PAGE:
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Development and initial validation of the Brunel lifestyle physical activity questionnaire
  1. C I Karageorghis1,
  2. M M Vencato1,
  3. N L D Chatzisarantis1,
  4. A V Carron2
  1. 1School of Sport and Education, Brunel University, Uxbridge, West London, UK
  2. 2University of Western Ontario, London, Ontario, Canada
  1. Correspondence to:
 Dr Karageorghis
 School of Sport and Education, Brunel University, West London, Uxbridge, Middlesex UB8 3PH, UK;


Objectives: To develop a valid and reliable internet based lifestyle physical activity questionnaire suitable for use among the United Kingdom population.

Methods: After a detailed content analysis and item generation using a panel of experts, an internet based measure of lifestyle physical activity behaviour was developed. Data were collected from 1369 subjects in total. Confirmatory factor analysis was used to examine the two subscales of the Brunel lifestyle physical activity questionnaire among independent samples and by use of multisample analyses.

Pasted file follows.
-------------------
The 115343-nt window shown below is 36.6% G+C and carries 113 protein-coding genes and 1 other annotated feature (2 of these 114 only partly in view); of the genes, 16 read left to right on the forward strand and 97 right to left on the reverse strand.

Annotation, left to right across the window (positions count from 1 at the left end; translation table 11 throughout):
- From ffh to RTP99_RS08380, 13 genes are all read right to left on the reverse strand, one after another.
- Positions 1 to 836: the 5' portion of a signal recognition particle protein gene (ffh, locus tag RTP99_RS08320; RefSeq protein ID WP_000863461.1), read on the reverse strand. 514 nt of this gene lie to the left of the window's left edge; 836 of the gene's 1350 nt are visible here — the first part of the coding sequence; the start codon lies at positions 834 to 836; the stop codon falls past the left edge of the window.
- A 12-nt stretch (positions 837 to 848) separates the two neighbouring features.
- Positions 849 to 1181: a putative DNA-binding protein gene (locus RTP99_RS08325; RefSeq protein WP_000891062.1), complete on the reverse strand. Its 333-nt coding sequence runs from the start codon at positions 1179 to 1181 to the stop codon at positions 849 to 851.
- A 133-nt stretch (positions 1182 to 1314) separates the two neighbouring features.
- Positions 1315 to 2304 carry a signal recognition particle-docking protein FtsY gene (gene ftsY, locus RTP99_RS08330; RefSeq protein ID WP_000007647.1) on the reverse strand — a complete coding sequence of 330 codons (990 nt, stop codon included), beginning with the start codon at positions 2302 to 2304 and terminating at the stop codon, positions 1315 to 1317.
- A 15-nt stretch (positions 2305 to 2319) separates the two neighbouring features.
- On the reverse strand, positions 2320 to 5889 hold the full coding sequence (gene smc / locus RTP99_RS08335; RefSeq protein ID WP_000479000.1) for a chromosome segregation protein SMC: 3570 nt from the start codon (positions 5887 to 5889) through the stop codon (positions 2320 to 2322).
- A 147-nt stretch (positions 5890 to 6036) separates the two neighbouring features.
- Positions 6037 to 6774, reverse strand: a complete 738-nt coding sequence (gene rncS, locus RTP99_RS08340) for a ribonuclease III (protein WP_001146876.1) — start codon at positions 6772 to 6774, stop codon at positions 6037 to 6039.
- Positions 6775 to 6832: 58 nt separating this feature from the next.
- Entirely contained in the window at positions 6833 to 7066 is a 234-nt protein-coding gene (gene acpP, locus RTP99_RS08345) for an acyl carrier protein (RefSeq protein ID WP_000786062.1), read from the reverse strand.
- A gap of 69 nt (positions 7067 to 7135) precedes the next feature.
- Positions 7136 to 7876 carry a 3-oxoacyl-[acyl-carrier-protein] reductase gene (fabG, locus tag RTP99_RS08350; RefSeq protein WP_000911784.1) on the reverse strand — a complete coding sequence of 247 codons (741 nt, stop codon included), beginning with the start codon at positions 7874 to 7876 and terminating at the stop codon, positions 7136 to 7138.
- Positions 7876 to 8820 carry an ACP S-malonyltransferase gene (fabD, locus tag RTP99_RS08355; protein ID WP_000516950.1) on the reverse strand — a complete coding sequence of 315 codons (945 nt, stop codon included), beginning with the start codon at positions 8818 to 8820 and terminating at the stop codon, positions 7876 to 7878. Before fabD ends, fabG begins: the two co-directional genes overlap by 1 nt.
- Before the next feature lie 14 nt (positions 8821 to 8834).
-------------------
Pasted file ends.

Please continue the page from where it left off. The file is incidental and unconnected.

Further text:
Results: The confirmatory factor analysis showed the psychometric integrity of two subscales: planned physical activity and unplanned physical activity.

Conclusion: The questionnaire is a valid and reliable instrument designed to provide an online behavioural assessment to be used in conjunction with a 12 week personalised fitness programme delivered through the internet.

  • BLPAQ, Brunel lifestyle physical activity questionnaire
  • CFA, confirmatory factor analysis
  • CFI, comparative fit index
  • EFA, exploratory factor analysis
  • PA, physical activity
  • PPA, planned physical activity
  • SRMR, standardised root mean residual
  • UPA, unplanned physical activity
  • EQS
  • internet questionnaire
  • physical activity
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  • Present address: N L D Chatzisarantis is now at the School of Sport and Health Sciences, University of Exeter, Exeter, Devon, UK

    Competing interests: The research was funded in part by Biomedical Research Ltd, Republic of Ireland. The questionnaire reported in the study is used as part of an on line health and fitness programme. Although the research was sponsored by a commercial organisation, this had absolutely no bearing on the results.

  • Ethics: The study received ethical approval from the institutional review board and written informed consent was sought from subjects.

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